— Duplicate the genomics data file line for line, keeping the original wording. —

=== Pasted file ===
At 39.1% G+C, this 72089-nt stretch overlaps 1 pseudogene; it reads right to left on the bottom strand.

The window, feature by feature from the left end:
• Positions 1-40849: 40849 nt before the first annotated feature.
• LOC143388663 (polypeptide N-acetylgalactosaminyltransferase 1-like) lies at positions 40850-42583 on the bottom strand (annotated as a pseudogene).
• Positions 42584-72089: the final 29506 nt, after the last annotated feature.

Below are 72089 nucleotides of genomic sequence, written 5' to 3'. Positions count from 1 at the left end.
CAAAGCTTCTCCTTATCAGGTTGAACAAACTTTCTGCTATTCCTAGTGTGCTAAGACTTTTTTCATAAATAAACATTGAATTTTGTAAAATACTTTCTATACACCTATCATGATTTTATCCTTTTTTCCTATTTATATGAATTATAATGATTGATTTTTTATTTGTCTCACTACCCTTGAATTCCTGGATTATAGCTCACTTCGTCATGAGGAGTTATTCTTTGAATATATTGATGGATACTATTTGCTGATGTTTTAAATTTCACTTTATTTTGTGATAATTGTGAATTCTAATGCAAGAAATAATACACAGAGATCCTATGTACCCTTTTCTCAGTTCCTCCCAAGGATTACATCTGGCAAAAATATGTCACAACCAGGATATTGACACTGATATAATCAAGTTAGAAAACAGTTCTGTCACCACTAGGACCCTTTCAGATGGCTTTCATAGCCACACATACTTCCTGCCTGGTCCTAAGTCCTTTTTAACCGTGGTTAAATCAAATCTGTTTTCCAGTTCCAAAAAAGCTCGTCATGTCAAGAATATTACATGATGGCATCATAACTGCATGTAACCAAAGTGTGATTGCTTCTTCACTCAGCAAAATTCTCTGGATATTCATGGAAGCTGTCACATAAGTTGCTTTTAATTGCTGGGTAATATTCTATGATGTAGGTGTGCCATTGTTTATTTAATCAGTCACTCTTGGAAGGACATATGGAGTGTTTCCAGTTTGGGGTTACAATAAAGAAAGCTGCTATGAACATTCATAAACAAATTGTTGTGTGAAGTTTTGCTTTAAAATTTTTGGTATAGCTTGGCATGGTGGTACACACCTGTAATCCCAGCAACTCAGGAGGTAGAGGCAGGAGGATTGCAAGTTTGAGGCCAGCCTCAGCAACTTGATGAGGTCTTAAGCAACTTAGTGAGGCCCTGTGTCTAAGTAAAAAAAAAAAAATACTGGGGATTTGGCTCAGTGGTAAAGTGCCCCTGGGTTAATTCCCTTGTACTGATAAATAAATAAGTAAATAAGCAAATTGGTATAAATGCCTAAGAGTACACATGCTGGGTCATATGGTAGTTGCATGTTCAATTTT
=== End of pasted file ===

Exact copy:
At 39.1% G+C, this 72089-nt stretch overlaps 1 pseudogene; it reads right to left on the bottom strand.

The window, feature by feature from the left end:
• Positions 1-40849: 40849 nt before the first annotated feature.
• LOC143388663 (polypeptide N-acetylgalactosaminyltransferase 1-like) lies at positions 40850-42583 on the bottom strand (annotated as a pseudogene).
• Positions 42584-72089: the final 29506 nt, after the last annotated feature.

Below are 72089 nucleotides of genomic sequence, written 5' to 3'. Positions count from 1 at the left end.
CAAAGCTTCTCCTTATCAGGTTGAACAAACTTTCTGCTATTCCTAGTGTGCTAAGACTTTTTTCATAAATAAACATTGAATTTTGTAAAATACTTTCTATACACCTATCATGATTTTATCCTTTTTTCCTATTTATATGAATTATAATGATTGATTTTTTATTTGTCTCACTACCCTTGAATTCCTGGATTATAGCTCACTTCGTCATGAGGAGTTATTCTTTGAATATATTGATGGATACTATTTGCTGATGTTTTAAATTTCACTTTATTTTGTGATAATTGTGAATTCTAATGCAAGAAATAATACACAGAGATCCTATGTACCCTTTTCTCAGTTCCTCCCAAGGATTACATCTGGCAAAAATATGTCACAACCAGGATATTGACACTGATATAATCAAGTTAGAAAACAGTTCTGTCACCACTAGGACCCTTTCAGATGGCTTTCATAGCCACACATACTTCCTGCCTGGTCCTAAGTCCTTTTTAACCGTGGTTAAATCAAATCTGTTTTCCAGTTCCAAAAAAGCTCGTCATGTCAAGAATATTACATGATGGCATCATAACTGCATGTAACCAAAGTGTGATTGCTTCTTCACTCAGCAAAATTCTCTGGATATTCATGGAAGCTGTCACATAAGTTGCTTTTAATTGCTGGGTAATATTCTATGATGTAGGTGTGCCATTGTTTATTTAATCAGTCACTCTTGGAAGGACATATGGAGTGTTTCCAGTTTGGGGTTACAATAAAGAAAGCTGCTATGAACATTCATAAACAAATTGTTGTGTGAAGTTTTGCTTTAAAATTTTTGGTATAGCTTGGCATGGTGGTACACACCTGTAATCCCAGCAACTCAGGAGGTAGAGGCAGGAGGATTGCAAGTTTGAGGCCAGCCTCAGCAACTTGATGAGGTCTTAAGCAACTTAGTGAGGCCCTGTGTCTAAGTAAAAAAAAAAAAATACTGGGGATTTGGCTCAGTGGTAAAGTGCCCCTGGGTTAATTCCCTTGTACTGATAAATAAATAAGTAAATAAGCAAATTGGTATAAATGCCTAAGAGTACACATGCTGGGTCATATGGTAGTTGCATGTTCAATTTT